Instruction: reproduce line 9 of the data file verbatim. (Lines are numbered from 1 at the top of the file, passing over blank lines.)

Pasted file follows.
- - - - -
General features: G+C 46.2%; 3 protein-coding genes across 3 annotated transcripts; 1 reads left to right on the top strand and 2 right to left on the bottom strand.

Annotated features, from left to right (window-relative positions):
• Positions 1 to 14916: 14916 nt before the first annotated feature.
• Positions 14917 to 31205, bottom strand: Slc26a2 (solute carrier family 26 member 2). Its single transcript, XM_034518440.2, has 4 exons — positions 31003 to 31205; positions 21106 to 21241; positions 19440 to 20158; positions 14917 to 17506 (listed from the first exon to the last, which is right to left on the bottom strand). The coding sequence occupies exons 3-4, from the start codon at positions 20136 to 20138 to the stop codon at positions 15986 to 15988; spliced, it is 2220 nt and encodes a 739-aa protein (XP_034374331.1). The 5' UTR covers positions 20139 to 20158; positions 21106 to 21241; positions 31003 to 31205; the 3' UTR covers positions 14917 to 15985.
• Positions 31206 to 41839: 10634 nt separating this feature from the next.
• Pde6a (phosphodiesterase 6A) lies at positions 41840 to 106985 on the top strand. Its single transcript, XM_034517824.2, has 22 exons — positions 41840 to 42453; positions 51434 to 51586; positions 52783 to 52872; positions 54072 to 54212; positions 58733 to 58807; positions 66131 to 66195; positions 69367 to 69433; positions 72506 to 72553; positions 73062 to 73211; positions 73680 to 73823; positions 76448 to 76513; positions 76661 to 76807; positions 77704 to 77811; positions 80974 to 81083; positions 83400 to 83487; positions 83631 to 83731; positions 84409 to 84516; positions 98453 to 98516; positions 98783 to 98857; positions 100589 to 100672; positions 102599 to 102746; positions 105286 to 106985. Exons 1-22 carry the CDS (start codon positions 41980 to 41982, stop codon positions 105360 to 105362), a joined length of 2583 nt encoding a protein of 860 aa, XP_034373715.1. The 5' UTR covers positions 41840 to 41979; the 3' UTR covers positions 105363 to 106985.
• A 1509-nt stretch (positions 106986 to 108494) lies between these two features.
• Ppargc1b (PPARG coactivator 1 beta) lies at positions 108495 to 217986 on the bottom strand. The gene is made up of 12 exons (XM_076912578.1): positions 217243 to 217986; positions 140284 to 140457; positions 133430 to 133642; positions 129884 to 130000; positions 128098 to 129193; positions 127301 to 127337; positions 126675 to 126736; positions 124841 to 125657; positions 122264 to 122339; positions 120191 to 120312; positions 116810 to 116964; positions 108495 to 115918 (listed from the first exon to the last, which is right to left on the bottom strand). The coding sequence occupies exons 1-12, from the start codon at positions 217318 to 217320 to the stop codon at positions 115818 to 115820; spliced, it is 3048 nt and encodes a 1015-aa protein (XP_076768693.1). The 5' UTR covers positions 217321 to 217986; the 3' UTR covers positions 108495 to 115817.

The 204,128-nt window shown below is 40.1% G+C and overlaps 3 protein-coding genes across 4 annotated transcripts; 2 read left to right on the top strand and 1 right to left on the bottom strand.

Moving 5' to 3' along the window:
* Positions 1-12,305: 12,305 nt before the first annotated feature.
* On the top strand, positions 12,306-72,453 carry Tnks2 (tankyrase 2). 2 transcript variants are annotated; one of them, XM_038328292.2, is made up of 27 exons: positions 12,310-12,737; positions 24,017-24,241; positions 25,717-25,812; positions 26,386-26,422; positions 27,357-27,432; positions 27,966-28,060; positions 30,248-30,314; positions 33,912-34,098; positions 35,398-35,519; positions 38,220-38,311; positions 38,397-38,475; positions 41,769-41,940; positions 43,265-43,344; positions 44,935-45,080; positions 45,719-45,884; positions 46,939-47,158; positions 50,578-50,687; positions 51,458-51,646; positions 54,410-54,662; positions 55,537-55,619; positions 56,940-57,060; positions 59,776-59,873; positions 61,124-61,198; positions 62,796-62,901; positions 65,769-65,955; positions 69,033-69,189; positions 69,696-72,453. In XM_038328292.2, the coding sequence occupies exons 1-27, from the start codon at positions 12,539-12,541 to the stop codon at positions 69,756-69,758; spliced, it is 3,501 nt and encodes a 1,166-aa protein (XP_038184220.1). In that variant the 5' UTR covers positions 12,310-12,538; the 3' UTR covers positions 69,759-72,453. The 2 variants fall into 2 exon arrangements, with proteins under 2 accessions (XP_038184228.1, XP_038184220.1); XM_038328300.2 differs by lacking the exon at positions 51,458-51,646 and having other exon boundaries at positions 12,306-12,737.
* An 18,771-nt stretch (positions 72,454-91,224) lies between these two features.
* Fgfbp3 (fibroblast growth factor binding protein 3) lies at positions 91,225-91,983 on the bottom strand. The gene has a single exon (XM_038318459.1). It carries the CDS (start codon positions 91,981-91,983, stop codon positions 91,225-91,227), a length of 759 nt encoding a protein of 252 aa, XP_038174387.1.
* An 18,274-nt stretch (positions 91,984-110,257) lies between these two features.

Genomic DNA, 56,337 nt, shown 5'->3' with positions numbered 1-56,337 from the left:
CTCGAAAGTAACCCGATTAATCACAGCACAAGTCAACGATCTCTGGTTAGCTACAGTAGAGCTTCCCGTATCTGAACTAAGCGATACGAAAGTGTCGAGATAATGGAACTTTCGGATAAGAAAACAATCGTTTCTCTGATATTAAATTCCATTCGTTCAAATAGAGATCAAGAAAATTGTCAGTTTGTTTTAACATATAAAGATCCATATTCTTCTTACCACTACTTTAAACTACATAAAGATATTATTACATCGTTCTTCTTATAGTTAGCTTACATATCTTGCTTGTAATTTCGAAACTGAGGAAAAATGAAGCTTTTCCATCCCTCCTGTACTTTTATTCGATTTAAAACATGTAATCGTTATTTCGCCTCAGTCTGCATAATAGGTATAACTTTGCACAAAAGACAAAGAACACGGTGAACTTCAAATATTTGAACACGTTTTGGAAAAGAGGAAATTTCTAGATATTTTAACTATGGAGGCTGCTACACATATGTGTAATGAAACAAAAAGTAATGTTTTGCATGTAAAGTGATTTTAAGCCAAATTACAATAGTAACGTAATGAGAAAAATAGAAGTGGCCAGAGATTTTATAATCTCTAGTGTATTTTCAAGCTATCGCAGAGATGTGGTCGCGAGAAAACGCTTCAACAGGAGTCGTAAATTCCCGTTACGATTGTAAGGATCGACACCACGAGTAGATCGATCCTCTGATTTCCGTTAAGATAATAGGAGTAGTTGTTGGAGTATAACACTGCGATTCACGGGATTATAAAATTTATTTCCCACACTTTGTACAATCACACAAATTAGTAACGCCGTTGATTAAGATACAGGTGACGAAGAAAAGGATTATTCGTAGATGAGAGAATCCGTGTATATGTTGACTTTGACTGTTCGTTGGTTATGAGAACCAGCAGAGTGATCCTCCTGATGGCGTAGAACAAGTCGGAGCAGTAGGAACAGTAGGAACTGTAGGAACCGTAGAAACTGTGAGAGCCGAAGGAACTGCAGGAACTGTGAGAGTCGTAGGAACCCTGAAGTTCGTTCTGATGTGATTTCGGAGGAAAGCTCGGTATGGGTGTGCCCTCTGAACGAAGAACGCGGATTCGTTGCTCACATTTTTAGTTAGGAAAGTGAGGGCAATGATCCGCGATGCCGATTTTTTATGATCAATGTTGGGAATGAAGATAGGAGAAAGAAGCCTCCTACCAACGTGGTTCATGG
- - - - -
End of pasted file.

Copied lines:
The 204,128-nt window shown below is 40.1% G+C and overlaps 3 protein-coding genes across 4 annotated transcripts; 2 read left to right on the top strand and 1 right to left on the bottom strand.